“Totentanz” translates to “Dance of the Dead” in English. It joins several other works by Liszt in showing his fascination with death. In fact, it is said he frequented hospitals and asylums and even went down into prison dungeons to see those condemned to die.
8. Bach – Toccata and Fugue in D minor
Probably the most famous piece of organ music written, the Toccata and Fugue in D minor was not intended to be creepy, but thanks to its use in numerous films, it has become a cliché to illustrate horror and villainy.
9. Rachmaninoff – Isle of the Dead
Another symphonic poem that depicts a story, this piece was inspired by a reproduction of a painting of the same name that Rachmaninoff saw in Paris. The opening of the piece is either suggestive of oars as they meet the waters on the way to the Isle of the Dead or the waves themselves.
10. Gounod – Funeral March of a Marionette
Ok. One listen to this piece and you’ll instantly recognize it as the theme for Alfred Hitchcock Presents. However, it has also a great piece for Halloween because of its subject matter (a funeral) and it’s oddly catchy and creepy melody. The storyline that the piece follows is that a marionette has died in a duel, the funeral procession commences, and then, during the central section, mourners take refreshments before returning to the march.
11. Penderecki – Intermezzo For 24 Strings
Not an overtly Halloween-themed piece, the chromatic layering of instruments has a creepy effect that makes this a great addition to any Halloween playlist. Penderecki is a Polish composer of the 20th and 21st century whose music has sometimes been adapted for films. His String Quartet and Kanon For Orchestra and Tape were featured in the 1973 movie The Exorcist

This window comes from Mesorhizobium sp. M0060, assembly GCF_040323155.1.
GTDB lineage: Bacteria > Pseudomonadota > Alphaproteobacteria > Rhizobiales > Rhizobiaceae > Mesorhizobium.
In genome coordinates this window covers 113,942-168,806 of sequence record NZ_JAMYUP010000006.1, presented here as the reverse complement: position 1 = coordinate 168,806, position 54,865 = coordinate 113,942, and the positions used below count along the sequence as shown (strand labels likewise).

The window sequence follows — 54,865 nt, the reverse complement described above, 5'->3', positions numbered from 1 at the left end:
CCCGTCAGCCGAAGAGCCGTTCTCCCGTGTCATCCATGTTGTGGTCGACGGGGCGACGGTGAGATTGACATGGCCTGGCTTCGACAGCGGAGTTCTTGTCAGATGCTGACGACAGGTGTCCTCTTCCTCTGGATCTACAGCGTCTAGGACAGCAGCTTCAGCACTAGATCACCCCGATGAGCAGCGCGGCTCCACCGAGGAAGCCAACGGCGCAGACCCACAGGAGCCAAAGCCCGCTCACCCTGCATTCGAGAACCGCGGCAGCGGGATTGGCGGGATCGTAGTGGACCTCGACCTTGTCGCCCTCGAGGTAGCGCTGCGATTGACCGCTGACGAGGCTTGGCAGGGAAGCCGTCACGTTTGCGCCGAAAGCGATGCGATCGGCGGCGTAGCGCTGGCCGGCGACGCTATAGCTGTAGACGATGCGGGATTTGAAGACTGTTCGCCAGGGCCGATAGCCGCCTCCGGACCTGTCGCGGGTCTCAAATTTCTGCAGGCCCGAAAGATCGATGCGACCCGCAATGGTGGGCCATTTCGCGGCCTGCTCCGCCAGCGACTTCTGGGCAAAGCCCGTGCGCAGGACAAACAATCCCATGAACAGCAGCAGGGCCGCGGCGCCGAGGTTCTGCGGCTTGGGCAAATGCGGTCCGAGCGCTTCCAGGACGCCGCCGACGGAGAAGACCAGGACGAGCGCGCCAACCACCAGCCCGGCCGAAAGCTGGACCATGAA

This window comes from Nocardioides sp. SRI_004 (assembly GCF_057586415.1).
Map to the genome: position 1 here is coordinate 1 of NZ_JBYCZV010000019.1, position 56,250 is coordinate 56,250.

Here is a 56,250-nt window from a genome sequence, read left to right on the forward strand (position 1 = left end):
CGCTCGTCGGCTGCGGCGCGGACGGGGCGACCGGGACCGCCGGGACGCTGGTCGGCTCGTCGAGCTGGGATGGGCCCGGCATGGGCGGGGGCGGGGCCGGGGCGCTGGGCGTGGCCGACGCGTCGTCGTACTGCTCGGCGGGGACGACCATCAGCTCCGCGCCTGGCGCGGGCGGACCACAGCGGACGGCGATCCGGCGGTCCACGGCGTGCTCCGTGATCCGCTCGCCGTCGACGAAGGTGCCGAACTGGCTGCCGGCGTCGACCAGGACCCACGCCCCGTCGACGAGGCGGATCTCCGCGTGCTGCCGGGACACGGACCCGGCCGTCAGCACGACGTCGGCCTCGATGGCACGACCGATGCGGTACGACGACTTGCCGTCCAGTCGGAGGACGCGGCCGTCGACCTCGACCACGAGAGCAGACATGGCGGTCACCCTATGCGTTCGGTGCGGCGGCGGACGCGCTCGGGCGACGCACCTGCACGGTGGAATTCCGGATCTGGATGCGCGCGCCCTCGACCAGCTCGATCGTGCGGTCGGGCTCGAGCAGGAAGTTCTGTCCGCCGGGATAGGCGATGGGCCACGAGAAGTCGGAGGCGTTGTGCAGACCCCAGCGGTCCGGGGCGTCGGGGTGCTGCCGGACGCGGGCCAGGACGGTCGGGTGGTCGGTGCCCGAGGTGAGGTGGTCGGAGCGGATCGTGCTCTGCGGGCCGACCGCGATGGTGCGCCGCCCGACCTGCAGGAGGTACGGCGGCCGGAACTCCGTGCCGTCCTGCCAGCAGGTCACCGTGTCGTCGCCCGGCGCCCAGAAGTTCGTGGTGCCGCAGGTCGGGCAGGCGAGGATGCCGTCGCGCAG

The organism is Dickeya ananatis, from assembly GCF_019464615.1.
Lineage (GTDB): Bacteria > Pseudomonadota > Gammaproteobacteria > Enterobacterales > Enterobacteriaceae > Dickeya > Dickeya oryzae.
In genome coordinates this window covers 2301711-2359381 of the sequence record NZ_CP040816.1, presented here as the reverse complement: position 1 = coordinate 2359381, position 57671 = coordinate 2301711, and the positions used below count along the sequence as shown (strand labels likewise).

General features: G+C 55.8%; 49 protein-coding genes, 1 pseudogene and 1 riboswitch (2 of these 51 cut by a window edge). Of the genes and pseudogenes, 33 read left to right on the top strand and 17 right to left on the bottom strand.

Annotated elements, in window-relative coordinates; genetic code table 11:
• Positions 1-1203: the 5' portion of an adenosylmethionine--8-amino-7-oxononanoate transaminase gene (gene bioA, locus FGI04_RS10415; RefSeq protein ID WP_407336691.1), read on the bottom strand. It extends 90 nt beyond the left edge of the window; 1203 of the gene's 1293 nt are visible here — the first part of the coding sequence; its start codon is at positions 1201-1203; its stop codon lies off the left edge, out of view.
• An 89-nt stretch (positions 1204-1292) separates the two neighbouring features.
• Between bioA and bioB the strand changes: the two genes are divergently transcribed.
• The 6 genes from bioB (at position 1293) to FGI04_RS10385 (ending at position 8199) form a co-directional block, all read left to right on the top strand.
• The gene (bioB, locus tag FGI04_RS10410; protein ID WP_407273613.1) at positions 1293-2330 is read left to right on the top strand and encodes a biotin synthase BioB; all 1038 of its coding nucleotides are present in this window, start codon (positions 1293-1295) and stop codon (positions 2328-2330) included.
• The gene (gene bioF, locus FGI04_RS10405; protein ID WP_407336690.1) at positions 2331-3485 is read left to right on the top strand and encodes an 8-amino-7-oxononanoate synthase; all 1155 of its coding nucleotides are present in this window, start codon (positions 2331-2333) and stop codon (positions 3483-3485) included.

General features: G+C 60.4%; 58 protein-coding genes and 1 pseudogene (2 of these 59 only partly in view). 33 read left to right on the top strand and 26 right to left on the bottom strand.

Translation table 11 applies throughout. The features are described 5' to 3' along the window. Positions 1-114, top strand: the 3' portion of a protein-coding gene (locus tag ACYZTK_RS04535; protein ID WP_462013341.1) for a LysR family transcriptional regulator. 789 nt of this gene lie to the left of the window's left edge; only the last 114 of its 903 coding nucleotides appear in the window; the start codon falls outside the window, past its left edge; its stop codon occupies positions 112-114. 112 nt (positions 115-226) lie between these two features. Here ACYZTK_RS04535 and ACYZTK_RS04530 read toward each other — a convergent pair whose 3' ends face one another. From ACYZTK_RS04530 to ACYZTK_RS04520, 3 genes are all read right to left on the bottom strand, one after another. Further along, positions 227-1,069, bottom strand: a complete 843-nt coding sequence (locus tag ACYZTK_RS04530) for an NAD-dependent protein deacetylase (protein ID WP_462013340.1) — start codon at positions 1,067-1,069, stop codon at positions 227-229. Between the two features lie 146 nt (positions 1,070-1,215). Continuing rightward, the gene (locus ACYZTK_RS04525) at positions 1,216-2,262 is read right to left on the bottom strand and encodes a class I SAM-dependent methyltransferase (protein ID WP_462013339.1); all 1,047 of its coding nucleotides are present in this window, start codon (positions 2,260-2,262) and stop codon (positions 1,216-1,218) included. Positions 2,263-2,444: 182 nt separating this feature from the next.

12. Grieg – “In The Hall of the Mountain King” from Peer Gynt
The translation of the title of this piece from Norwegian isn’t quite literally “mountain king”. The “king” in this instance is actually a troll that Peer Gynt invents in a fantasy. The introduction of this movement is, “There is a great crowd of troll courtiers, gnomes and goblins. Dovregubben sits on his throne, with crown and sceptre, surrounded by his children and relatives. Peer Gynt stands before him. There is a tremendous uproar in the hall.”
The “Battle Hymn of the Republic” (also known as “Mine Eyes Have Seen the Glory”) was written in 1861 by Julia Ward Howe, wife of Samuel Howe – a scholar in education for the blind. Both Julia and Samuel were active leaders in anti-slavery politics and strong supporters of the Union, so it’s no surprise that the song is heavily associated with the Civil War. In the years since the war, however, it has become a staple in American patriotic music.
While you may find yourself singing it on the 4th of July, you probably don’t know all there is to this inspiring song. Check out these 7 facts about “Battle Hymn of the Republic” below.
It Was A Favorite of Walt Disney Among Others
“Battle Hymn…” was said to be a favorite of Walt Disney’s so much so that it was played at the end of his private funeral in 1966. It was also one of Winston Churchill’s favorite songs and was played at his state funeral at St. Paul’s Cathedral. It has been performed at other memorial services, most notably the service at St. Paul’s Cathedral for those lost on 9/11, at the Requiem Mass for Bobby Kennedy, and at Senator John McCain’s funeral at the Washington National Cathedral.
It Is A Remake…Of A Remake
The story of the song’s creation begins with a visit to a Union army camp near Washington DC. Julia Howe heard a group at the camp begin to sing a popular war song titled “John Brown’s Body” (which was sung to a tune borrowed from the hymn “Say, Brothers, Will You Meet Us”. One of the other visitors at the camp, Reverend James Freeman Clarke, suggested that Mrs. Howe pen new lyrics to the same tune. She awoke the following morning and in a flash of inspiration, wrote the lyrics for “Battle Hymn of the Republic” that we sing today.
Its Opening Lines Were The Last Words Spoken By Martin Luther King Jr.